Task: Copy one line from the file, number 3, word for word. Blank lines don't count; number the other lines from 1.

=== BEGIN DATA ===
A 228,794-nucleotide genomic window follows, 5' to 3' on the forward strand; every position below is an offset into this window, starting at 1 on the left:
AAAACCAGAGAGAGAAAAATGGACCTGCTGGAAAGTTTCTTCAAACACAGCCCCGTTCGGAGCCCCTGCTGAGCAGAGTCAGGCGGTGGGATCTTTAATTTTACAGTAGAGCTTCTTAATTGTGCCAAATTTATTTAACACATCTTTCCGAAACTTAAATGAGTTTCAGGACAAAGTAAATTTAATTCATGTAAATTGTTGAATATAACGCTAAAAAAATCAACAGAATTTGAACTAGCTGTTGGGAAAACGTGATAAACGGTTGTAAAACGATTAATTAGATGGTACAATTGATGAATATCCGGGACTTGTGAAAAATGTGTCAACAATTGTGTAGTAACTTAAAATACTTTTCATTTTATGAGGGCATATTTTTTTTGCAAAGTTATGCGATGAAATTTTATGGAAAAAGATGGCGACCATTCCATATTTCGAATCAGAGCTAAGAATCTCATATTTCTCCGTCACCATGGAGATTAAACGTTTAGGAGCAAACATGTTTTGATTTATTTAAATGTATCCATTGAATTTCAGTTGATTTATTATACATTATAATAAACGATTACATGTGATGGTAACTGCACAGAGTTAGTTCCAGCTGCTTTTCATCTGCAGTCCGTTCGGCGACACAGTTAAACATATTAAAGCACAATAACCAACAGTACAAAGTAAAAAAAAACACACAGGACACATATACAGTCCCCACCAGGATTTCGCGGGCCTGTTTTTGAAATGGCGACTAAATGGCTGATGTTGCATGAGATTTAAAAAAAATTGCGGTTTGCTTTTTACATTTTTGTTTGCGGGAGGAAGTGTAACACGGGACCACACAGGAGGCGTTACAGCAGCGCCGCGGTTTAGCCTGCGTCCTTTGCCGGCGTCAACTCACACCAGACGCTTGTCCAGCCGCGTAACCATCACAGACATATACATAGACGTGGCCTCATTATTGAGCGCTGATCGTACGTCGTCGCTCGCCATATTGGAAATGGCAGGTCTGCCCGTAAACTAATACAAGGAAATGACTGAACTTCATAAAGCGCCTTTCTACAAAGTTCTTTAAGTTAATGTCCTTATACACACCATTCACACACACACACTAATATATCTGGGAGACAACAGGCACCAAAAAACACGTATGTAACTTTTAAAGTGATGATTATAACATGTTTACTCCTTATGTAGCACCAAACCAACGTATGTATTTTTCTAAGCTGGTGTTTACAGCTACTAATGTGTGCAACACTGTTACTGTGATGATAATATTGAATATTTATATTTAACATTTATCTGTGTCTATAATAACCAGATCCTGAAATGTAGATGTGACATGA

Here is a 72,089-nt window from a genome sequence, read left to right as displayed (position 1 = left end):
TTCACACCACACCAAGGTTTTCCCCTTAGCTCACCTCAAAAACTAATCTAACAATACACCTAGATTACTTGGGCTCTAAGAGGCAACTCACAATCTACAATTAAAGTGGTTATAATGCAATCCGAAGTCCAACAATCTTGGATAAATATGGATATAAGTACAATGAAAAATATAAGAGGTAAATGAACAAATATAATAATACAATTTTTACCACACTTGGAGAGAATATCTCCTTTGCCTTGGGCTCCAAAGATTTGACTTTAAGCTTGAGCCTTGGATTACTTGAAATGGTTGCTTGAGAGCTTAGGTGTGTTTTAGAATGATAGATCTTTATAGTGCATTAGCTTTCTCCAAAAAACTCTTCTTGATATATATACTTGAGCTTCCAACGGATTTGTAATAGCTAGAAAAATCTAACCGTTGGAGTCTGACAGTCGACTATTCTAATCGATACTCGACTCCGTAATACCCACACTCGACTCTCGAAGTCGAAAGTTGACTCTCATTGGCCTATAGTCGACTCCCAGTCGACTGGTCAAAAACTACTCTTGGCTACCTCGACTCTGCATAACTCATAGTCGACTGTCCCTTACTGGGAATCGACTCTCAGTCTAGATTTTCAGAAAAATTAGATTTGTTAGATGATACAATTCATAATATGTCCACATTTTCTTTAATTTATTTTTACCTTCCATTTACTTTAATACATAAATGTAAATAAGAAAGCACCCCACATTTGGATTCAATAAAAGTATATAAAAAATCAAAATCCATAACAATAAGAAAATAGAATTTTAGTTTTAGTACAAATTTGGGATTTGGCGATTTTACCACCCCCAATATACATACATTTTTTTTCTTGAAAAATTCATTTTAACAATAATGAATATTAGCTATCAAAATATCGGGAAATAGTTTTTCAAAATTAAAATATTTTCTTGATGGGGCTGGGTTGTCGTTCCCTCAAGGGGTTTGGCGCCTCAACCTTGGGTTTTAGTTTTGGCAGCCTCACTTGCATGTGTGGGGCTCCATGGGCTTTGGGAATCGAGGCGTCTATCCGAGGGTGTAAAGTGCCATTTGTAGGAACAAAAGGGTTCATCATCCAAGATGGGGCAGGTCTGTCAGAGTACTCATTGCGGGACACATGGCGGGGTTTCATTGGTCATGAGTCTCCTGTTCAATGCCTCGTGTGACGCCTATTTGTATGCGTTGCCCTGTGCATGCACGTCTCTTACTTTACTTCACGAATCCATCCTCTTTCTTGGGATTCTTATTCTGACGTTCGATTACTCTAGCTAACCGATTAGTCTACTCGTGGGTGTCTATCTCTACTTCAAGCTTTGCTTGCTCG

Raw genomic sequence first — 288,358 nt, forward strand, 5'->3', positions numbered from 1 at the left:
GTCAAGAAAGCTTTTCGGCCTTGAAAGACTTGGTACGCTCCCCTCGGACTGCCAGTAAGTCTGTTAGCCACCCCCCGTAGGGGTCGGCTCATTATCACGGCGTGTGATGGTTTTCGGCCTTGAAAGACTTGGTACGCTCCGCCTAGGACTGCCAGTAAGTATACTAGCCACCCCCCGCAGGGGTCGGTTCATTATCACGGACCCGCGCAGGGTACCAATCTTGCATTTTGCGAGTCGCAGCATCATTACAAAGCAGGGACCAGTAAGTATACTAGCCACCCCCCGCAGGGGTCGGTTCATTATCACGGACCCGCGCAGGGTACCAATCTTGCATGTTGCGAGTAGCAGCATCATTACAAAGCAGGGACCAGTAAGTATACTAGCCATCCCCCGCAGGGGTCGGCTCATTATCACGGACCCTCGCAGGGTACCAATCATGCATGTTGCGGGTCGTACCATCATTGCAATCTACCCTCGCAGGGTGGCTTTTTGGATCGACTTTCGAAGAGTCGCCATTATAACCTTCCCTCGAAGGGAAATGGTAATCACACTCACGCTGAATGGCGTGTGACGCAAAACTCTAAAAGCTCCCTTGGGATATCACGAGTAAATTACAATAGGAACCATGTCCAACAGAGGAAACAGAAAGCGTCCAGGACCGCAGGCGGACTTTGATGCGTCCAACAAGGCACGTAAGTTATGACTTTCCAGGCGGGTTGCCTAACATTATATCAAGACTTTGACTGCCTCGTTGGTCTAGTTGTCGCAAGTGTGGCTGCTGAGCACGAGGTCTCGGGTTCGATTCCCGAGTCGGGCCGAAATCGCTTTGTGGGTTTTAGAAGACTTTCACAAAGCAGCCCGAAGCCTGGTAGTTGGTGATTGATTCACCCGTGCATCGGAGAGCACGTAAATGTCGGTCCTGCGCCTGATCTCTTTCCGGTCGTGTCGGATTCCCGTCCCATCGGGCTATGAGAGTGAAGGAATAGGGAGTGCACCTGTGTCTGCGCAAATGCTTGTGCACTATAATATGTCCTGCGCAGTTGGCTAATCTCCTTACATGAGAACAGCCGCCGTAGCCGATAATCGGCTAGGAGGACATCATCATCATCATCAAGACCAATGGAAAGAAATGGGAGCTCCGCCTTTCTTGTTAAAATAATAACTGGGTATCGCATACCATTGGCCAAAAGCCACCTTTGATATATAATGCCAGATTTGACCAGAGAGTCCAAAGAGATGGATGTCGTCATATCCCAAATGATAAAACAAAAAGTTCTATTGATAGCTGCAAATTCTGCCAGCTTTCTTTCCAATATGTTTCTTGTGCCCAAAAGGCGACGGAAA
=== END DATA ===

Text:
Here is a 72,089-nt window from a genome sequence, read left to right as displayed (position 1 = left end):